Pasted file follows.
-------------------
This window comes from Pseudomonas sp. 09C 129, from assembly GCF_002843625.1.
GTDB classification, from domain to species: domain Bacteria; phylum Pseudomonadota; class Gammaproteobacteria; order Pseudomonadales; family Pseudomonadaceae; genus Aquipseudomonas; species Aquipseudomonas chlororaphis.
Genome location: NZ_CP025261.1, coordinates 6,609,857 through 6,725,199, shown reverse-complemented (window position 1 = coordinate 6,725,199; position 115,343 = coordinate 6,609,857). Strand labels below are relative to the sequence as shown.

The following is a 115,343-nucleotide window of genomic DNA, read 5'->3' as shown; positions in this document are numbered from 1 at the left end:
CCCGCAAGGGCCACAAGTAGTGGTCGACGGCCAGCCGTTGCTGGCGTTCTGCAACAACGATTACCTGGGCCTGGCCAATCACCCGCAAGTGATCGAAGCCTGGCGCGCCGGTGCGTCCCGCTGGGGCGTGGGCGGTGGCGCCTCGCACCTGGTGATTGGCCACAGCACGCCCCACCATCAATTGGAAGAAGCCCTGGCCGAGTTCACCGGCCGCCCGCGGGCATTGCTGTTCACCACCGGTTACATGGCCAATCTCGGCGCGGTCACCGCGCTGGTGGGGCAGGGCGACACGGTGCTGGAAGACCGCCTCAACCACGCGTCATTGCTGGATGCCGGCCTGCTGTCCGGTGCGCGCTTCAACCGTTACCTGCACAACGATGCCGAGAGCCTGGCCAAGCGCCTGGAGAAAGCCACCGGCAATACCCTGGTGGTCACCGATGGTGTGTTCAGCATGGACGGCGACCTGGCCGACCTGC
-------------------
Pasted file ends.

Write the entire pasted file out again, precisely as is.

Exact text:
This window comes from Pseudomonas sp. 09C 129, from assembly GCF_002843625.1.
GTDB classification, from domain to species: domain Bacteria; phylum Pseudomonadota; class Gammaproteobacteria; order Pseudomonadales; family Pseudomonadaceae; genus Aquipseudomonas; species Aquipseudomonas chlororaphis.
Genome location: NZ_CP025261.1, coordinates 6,609,857 through 6,725,199, shown reverse-complemented (window position 1 = coordinate 6,725,199; position 115,343 = coordinate 6,609,857). Strand labels below are relative to the sequence as shown.

The following is a 115,343-nucleotide window of genomic DNA, read 5'->3' as shown; positions in this document are numbered from 1 at the left end:
CCCGCAAGGGCCACAAGTAGTGGTCGACGGCCAGCCGTTGCTGGCGTTCTGCAACAACGATTACCTGGGCCTGGCCAATCACCCGCAAGTGATCGAAGCCTGGCGCGCCGGTGCGTCCCGCTGGGGCGTGGGCGGTGGCGCCTCGCACCTGGTGATTGGCCACAGCACGCCCCACCATCAATTGGAAGAAGCCCTGGCCGAGTTCACCGGCCGCCCGCGGGCATTGCTGTTCACCACCGGTTACATGGCCAATCTCGGCGCGGTCACCGCGCTGGTGGGGCAGGGCGACACGGTGCTGGAAGACCGCCTCAACCACGCGTCATTGCTGGATGCCGGCCTGCTGTCCGGTGCGCGCTTCAACCGTTACCTGCACAACGATGCCGAGAGCCTGGCCAAGCGCCTGGAGAAAGCCACCGGCAATACCCTGGTGGTCACCGATGGTGTGTTCAGCATGGACGGCGACCTGGCCGACCTGC